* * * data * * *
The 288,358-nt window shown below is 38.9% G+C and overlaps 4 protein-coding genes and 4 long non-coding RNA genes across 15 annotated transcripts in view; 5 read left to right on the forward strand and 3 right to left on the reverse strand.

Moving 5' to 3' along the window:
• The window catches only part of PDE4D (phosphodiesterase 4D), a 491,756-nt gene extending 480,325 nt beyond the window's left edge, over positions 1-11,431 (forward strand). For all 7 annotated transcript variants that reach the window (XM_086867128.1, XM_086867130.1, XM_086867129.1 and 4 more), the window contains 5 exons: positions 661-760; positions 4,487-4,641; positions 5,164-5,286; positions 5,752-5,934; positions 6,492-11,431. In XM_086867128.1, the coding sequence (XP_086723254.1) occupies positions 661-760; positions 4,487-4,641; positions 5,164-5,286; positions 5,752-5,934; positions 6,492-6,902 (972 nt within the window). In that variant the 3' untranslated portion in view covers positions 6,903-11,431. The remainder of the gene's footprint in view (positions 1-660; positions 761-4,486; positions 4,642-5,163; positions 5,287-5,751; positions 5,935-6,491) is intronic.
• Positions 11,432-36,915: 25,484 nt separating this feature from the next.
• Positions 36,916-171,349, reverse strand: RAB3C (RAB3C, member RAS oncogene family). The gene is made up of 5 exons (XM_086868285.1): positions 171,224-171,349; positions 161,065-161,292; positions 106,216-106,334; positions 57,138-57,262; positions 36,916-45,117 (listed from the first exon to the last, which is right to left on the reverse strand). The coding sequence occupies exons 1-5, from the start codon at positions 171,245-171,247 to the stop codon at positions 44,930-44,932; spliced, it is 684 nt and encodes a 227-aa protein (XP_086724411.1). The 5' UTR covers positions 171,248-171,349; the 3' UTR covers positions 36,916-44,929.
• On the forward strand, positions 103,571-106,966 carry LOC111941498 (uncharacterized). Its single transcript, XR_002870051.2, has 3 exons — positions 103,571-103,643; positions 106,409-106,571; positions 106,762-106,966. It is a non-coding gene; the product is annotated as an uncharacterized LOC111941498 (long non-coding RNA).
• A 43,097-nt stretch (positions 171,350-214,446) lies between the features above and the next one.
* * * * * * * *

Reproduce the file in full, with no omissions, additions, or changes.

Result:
The 288,358-nt window shown below is 38.9% G+C and overlaps 4 protein-coding genes and 4 long non-coding RNA genes across 15 annotated transcripts in view; 5 read left to right on the forward strand and 3 right to left on the reverse strand.

Moving 5' to 3' along the window:
• The window catches only part of PDE4D (phosphodiesterase 4D), a 491,756-nt gene extending 480,325 nt beyond the window's left edge, over positions 1-11,431 (forward strand). For all 7 annotated transcript variants that reach the window (XM_086867128.1, XM_086867130.1, XM_086867129.1 and 4 more), the window contains 5 exons: positions 661-760; positions 4,487-4,641; positions 5,164-5,286; positions 5,752-5,934; positions 6,492-11,431. In XM_086867128.1, the coding sequence (XP_086723254.1) occupies positions 661-760; positions 4,487-4,641; positions 5,164-5,286; positions 5,752-5,934; positions 6,492-6,902 (972 nt within the window). In that variant the 3' untranslated portion in view covers positions 6,903-11,431. The remainder of the gene's footprint in view (positions 1-660; positions 761-4,486; positions 4,642-5,163; positions 5,287-5,751; positions 5,935-6,491) is intronic.
• Positions 11,432-36,915: 25,484 nt separating this feature from the next.
• Positions 36,916-171,349, reverse strand: RAB3C (RAB3C, member RAS oncogene family). The gene is made up of 5 exons (XM_086868285.1): positions 171,224-171,349; positions 161,065-161,292; positions 106,216-106,334; positions 57,138-57,262; positions 36,916-45,117 (listed from the first exon to the last, which is right to left on the reverse strand). The coding sequence occupies exons 1-5, from the start codon at positions 171,245-171,247 to the stop codon at positions 44,930-44,932; spliced, it is 684 nt and encodes a 227-aa protein (XP_086724411.1). The 5' UTR covers positions 171,248-171,349; the 3' UTR covers positions 36,916-44,929.
• On the forward strand, positions 103,571-106,966 carry LOC111941498 (uncharacterized). Its single transcript, XR_002870051.2, has 3 exons — positions 103,571-103,643; positions 106,409-106,571; positions 106,762-106,966. It is a non-coding gene; the product is annotated as an uncharacterized LOC111941498 (long non-coding RNA).
• A 43,097-nt stretch (positions 171,350-214,446) lies between the features above and the next one.